Also in the room were those who were part of the IRA “war” and who had been critical to the making of the IRA “peace” – figures such as Sean Murray, Bobby Storey, Seanna Walsh, who read the IRA endgame statement in 2005, and the last of the jail leaders, Jim McVeigh, now leader of Sinn Fein on Belfast City Council.
Mr Adams asserted his republican beliefs and said the IRA was “finished”.
He said: “ I have never dissociated myself from the IRA and I never will. But I am glad that I and others have created a peaceful and democratic way forward for everyone. The IRA is gone, it is finished.”
He confirmed that much of the police questioning concerned the so-called Boston Tapes – recordings undertaken in Boston College in the US.
Republicans interviewed as part of the oral history project had implicated Gerry Adams in the murder of Ms McConville, who was dragged “squealing” from her home in front of her children in December 1972 and was never seen alive again.
For decades she was one of the ‘Disappeared’ before her remains were discovered by chance on Shelling Hill beach, Co Louth in 2003.
The late Belfast IRA commander Brendan Hughes and Old Bailey bomber Dolours Price both alleged that Gerry Adams had ordered Ms McConville's killing – claims the Sinn Fein leader always denied.
Ms McConville’s son Michael last night called for an independent investigation by a team from outside Northern Ireland.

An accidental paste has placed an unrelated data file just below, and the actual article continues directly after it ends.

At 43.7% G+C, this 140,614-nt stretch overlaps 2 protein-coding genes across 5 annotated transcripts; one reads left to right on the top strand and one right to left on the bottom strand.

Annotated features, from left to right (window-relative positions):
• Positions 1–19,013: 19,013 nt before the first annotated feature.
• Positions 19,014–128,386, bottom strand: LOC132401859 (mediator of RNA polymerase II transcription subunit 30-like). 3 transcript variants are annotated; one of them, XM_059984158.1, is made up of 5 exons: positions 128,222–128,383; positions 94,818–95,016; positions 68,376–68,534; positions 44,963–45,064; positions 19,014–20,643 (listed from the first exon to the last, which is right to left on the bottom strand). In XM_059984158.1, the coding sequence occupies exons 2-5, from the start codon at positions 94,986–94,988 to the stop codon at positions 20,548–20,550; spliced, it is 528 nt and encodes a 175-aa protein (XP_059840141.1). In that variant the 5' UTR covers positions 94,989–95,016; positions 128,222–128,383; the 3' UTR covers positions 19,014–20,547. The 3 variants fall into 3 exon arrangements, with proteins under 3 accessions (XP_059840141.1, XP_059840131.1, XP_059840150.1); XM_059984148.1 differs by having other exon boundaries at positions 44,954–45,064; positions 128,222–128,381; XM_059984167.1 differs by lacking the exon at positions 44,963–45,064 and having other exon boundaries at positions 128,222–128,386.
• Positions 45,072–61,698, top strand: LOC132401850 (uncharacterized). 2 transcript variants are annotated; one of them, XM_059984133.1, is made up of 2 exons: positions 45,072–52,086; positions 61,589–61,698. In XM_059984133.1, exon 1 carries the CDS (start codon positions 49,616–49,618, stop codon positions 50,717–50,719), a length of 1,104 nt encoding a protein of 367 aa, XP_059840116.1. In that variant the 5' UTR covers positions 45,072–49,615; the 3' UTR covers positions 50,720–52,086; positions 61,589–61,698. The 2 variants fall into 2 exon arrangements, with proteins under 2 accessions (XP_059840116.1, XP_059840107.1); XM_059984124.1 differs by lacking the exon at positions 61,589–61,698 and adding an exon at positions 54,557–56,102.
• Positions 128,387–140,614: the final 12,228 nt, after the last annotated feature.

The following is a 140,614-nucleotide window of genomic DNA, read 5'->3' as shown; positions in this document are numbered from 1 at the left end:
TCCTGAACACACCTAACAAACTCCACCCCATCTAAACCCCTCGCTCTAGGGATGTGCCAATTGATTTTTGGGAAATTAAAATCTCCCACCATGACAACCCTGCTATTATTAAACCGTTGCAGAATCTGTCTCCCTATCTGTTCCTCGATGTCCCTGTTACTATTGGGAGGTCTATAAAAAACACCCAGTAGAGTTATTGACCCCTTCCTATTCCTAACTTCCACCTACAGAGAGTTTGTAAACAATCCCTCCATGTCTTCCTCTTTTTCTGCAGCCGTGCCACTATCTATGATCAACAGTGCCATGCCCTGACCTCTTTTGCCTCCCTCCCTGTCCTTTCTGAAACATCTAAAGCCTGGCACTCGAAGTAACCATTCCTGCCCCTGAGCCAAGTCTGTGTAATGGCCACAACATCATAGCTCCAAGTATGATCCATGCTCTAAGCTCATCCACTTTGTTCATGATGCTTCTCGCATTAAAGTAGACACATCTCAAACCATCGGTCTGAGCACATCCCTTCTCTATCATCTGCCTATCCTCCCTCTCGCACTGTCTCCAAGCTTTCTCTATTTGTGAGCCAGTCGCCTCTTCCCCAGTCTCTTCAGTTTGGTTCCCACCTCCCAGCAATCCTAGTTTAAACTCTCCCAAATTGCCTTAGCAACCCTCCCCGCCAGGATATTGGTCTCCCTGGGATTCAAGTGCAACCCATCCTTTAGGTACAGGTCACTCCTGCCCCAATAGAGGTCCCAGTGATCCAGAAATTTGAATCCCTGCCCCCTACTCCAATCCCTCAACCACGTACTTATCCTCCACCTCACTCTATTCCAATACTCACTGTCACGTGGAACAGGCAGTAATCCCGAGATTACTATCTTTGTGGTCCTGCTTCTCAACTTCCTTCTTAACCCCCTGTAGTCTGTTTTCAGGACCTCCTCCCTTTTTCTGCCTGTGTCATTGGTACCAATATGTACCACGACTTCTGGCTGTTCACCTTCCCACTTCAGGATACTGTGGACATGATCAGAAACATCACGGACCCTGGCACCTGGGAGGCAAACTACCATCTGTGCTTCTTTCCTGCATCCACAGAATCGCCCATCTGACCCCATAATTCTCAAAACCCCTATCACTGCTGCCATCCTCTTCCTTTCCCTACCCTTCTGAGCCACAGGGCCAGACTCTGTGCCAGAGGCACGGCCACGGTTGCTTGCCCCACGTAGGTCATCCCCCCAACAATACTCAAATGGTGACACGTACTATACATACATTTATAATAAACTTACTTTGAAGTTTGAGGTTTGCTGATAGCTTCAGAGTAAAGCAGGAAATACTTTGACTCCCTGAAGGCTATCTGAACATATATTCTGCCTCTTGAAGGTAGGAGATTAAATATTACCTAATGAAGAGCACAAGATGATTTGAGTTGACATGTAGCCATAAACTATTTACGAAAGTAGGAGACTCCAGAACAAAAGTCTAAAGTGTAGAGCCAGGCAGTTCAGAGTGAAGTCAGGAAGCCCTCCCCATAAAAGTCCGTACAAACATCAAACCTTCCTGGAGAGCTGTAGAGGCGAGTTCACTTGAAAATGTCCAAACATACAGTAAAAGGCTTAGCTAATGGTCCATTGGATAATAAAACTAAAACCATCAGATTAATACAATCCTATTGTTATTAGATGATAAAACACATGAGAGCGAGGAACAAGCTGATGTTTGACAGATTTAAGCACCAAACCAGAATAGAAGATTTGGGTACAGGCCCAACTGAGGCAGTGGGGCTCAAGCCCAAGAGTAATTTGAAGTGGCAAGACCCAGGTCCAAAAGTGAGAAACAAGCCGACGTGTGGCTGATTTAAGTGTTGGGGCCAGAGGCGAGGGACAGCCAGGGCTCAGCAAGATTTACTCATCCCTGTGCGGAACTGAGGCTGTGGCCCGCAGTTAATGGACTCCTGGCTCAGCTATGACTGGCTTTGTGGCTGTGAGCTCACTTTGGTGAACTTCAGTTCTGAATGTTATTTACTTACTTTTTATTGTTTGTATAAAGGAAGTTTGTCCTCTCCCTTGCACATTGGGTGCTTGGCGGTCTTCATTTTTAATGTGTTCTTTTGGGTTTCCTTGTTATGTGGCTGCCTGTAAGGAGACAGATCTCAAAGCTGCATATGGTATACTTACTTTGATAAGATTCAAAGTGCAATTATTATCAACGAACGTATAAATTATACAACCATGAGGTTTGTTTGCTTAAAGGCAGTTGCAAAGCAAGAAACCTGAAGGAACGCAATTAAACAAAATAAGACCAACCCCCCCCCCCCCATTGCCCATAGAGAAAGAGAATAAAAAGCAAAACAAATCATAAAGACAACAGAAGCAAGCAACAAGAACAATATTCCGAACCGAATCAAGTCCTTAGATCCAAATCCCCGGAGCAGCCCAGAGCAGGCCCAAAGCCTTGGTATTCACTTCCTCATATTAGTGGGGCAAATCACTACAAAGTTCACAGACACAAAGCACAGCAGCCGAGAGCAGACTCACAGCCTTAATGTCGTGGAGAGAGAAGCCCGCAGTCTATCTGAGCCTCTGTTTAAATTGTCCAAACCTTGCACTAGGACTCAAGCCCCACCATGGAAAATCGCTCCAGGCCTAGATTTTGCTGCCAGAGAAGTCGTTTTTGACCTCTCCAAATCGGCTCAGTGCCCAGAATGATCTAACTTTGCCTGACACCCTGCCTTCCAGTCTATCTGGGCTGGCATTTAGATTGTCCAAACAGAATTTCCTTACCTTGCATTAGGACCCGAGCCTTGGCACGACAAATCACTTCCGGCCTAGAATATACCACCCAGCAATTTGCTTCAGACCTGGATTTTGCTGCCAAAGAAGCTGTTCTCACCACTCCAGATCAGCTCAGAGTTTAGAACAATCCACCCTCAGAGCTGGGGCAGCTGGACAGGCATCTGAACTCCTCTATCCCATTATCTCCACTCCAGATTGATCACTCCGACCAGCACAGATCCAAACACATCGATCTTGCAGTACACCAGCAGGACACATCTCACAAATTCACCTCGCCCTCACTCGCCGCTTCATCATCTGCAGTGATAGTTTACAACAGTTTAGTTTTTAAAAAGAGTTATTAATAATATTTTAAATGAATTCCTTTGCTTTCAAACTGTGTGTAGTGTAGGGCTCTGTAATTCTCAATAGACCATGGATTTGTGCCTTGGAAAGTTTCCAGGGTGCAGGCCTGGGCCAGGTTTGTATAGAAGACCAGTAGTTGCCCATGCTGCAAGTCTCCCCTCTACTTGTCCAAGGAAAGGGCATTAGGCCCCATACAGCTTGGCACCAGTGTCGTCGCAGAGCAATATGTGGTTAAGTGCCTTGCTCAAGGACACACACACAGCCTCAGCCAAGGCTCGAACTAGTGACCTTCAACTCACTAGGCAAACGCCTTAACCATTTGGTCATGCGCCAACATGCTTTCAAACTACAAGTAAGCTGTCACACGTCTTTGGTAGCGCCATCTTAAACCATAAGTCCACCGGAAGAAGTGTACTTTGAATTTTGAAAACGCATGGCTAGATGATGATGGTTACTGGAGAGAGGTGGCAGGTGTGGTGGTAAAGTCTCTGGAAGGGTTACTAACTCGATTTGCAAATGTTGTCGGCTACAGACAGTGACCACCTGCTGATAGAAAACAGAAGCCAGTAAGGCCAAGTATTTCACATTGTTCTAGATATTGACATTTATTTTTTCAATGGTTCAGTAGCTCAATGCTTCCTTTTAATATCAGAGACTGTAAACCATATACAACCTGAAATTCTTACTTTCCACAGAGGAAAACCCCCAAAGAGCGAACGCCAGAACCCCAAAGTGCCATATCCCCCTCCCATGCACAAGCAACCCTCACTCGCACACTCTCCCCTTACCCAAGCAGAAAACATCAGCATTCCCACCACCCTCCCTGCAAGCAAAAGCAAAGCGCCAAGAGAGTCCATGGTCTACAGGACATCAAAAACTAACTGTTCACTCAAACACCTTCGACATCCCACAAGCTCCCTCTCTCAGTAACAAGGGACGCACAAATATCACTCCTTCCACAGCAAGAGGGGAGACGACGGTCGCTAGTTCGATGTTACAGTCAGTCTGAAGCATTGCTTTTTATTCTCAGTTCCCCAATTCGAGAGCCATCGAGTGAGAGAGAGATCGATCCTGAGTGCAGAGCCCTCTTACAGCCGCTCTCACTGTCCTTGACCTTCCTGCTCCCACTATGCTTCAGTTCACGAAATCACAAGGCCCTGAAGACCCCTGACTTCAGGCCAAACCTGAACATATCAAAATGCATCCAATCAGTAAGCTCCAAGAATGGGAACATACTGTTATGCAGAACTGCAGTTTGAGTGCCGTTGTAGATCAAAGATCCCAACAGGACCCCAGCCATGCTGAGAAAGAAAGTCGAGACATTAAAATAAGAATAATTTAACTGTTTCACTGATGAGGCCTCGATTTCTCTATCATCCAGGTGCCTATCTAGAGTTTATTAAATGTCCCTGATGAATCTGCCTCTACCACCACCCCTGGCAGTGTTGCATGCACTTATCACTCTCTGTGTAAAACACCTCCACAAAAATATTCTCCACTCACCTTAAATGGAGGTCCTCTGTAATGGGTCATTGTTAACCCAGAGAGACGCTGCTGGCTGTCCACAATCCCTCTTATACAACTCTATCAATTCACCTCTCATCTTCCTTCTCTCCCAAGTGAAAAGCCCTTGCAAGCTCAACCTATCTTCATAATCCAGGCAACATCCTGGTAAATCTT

“We would like to see all the investigations taken out of Northern Ireland, we would like an independent body to do this so there is no political pressure on the police,” he said.
He expressed confidence in the police, but said: “We think there has been interference in different cases and we don't want any interference in this case by any political party.”
While Mr Adams was in custody, senior Sinn Fein politicians delivered a series of inflammatory remarks regarding the PSNI.
Mr McGuinness issued an ultimatum in warning the party would review its support for policing if Mr Adams was charged and claimed that “dark forces” and a “cabal” were at work in the PSNI.
First Minister Peter Robinson starkly warned against “blackmail” of the PSNI and said the process must be allowed to continue without interference.
“The publicly conveyed threat to the PSNI, delivered by the highest levels of Sinn Fein,
that they will reassess their attitude to policing if Gerry Adams is charged is a despicable, thuggish attempt to blackmail the PSNI,” he said.
David Cameron and Taoiseach Enda Kenny had spoken earlier in the day to discuss the situation surrounding Mr Adams' arrest.
Tanaiste Eamon Gilmore warned that no politician was beyond the law and that the work of the police must be respected.
“I think what needs to happen here is that everyone in public life respects the independence of the PSNI to investigate that crime, to interview whoever they want to interview,” he said.
“If that happens to be someone who is a politician, then the law shouldn’t apply differently because they are a politician, a leader of a political party or anybody else.
“So let the police service of Northern Ireland do their job and we’ll see where it goes,” he said.